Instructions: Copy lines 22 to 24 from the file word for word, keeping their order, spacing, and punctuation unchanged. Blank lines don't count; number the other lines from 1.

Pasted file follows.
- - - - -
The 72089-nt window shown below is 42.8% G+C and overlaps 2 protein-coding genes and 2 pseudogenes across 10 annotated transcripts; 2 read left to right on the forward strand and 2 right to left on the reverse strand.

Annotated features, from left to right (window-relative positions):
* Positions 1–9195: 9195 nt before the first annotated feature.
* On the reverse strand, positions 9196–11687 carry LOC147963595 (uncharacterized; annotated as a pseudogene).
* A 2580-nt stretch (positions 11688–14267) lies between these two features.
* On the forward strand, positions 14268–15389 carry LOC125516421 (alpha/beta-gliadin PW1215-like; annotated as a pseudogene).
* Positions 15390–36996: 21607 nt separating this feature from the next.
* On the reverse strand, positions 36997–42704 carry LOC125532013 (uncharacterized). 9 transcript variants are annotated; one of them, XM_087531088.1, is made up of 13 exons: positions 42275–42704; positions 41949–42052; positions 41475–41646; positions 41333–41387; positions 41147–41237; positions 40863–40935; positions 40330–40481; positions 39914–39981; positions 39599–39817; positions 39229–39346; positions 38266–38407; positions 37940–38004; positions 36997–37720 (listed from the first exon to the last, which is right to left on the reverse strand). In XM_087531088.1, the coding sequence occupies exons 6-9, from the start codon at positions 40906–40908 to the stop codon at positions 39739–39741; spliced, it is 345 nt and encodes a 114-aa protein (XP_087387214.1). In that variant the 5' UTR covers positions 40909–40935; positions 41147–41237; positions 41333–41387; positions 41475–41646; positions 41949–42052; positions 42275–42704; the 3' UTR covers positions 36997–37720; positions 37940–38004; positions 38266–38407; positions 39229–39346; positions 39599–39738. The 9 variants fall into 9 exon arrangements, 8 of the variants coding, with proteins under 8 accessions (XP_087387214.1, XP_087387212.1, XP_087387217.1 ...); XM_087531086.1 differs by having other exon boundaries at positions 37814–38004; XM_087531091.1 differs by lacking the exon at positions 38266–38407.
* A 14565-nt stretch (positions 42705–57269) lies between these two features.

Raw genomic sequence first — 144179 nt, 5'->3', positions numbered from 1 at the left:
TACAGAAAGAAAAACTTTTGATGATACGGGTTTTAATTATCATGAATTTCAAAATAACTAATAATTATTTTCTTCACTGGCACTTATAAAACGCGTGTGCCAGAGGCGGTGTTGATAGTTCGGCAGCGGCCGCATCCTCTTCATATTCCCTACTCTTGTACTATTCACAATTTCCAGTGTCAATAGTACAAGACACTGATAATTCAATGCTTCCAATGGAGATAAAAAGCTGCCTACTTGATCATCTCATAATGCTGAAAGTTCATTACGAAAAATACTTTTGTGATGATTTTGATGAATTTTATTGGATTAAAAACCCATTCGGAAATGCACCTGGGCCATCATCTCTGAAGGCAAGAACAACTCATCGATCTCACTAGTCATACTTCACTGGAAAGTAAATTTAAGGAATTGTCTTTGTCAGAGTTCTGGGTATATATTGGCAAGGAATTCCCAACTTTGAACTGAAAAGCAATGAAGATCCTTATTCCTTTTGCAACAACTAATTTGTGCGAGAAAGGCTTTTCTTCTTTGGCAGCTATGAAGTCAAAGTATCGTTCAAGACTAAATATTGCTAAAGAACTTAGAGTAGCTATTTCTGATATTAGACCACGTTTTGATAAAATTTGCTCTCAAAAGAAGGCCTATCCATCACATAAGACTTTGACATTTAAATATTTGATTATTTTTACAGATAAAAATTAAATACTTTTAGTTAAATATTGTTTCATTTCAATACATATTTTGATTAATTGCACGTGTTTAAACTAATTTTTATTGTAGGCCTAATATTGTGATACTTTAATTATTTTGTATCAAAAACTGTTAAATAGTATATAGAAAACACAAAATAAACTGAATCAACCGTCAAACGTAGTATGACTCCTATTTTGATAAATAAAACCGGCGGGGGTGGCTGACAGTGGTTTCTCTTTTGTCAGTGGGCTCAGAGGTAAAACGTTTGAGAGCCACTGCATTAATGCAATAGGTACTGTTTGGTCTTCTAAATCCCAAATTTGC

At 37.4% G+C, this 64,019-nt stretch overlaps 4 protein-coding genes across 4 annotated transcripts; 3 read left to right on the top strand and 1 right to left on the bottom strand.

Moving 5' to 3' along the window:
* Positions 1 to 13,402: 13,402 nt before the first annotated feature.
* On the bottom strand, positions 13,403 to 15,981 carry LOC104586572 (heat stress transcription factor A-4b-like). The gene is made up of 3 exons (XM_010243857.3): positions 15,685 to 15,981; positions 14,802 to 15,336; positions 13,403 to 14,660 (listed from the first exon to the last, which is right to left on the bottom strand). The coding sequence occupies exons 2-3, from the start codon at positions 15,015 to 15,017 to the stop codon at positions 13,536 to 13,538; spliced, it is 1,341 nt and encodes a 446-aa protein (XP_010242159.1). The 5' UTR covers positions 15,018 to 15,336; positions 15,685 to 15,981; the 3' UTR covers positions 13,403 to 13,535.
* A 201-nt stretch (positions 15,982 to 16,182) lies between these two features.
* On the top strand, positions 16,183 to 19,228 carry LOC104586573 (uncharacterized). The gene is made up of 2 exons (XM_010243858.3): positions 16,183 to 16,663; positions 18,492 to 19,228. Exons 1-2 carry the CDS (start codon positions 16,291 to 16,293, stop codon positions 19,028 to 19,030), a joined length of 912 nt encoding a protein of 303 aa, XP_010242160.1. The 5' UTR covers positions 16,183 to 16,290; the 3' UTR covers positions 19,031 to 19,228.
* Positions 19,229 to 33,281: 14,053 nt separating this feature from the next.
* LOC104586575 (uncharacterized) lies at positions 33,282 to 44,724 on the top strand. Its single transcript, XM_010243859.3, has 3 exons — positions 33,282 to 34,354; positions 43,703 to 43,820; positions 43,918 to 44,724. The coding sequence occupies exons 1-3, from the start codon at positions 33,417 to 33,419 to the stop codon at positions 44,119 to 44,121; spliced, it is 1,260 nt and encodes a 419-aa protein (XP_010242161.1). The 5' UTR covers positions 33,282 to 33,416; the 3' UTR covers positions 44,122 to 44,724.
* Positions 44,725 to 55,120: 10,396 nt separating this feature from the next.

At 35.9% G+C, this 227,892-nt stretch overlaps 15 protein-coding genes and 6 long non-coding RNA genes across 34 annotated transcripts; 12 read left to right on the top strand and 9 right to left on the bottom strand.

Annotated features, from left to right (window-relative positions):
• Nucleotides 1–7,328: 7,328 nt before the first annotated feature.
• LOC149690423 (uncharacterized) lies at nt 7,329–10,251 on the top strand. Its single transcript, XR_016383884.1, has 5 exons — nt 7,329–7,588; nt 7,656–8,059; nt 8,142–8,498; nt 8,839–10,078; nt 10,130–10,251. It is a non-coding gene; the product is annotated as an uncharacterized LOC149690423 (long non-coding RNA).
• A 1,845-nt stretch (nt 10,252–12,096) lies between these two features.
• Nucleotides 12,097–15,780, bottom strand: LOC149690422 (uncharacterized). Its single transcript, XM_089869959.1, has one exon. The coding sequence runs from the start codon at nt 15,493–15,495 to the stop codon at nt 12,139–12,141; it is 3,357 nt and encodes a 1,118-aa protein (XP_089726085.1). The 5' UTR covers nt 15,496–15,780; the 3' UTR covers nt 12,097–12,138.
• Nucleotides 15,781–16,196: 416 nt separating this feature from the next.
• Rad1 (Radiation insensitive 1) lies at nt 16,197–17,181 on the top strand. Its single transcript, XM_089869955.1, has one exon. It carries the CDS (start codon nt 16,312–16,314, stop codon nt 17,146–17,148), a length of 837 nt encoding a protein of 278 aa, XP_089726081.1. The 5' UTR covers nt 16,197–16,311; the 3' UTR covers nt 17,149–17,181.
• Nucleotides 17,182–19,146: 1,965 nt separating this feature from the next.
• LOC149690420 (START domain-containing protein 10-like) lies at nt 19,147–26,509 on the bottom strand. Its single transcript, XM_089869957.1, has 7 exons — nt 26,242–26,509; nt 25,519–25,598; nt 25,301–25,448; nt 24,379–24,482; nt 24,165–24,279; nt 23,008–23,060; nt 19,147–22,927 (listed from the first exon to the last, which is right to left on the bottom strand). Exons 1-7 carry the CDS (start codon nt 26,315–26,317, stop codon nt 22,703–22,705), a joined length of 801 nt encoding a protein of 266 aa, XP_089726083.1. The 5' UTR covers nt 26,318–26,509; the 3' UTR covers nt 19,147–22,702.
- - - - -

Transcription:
Annotated features, from left to right (window-relative positions):
• Nucleotides 1–7,328: 7,328 nt before the first annotated feature.
• LOC149690423 (uncharacterized) lies at nt 7,329–10,251 on the top strand. Its single transcript, XR_016383884.1, has 5 exons — nt 7,329–7,588; nt 7,656–8,059; nt 8,142–8,498; nt 8,839–10,078; nt 10,130–10,251. It is a non-coding gene; the product is annotated as an uncharacterized LOC149690423 (long non-coding RNA).